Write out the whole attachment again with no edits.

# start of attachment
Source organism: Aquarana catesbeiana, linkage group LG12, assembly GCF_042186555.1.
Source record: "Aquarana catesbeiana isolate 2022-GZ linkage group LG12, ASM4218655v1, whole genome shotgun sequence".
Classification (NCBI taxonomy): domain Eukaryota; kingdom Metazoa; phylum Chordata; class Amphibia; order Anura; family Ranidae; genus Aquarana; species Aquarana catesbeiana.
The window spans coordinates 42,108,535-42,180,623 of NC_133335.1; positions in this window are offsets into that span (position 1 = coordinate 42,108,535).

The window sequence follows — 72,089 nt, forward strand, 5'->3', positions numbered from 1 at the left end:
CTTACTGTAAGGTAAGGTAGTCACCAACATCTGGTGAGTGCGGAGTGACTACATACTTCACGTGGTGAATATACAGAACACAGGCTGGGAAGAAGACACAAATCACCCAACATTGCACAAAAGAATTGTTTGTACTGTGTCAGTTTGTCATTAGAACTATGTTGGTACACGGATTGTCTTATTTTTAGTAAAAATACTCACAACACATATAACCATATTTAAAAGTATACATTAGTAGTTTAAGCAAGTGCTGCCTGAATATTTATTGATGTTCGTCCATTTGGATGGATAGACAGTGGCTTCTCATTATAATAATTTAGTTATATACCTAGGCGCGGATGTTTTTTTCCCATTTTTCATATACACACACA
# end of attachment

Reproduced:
Source organism: Aquarana catesbeiana, linkage group LG12, assembly GCF_042186555.1.
Source record: "Aquarana catesbeiana isolate 2022-GZ linkage group LG12, ASM4218655v1, whole genome shotgun sequence".
Classification (NCBI taxonomy): domain Eukaryota; kingdom Metazoa; phylum Chordata; class Amphibia; order Anura; family Ranidae; genus Aquarana; species Aquarana catesbeiana.
The window spans coordinates 42,108,535-42,180,623 of NC_133335.1; positions in this window are offsets into that span (position 1 = coordinate 42,108,535).

The window sequence follows — 72,089 nt, forward strand, 5'->3', positions numbered from 1 at the left end:
CTTACTGTAAGGTAAGGTAGTCACCAACATCTGGTGAGTGCGGAGTGACTACATACTTCACGTGGTGAATATACAGAACACAGGCTGGGAAGAAGACACAAATCACCCAACATTGCACAAAAGAATTGTTTGTACTGTGTCAGTTTGTCATTAGAACTATGTTGGTACACGGATTGTCTTATTTTTAGTAAAAATACTCACAACACATATAACCATATTTAAAAGTATACATTAGTAGTTTAAGCAAGTGCTGCCTGAATATTTATTGATGTTCGTCCATTTGGATGGATAGACAGTGGCTTCTCATTATAATAATTTAGTTATATACCTAGGCGCGGATGTTTTTTTCCCATTTTTCATATACACACACA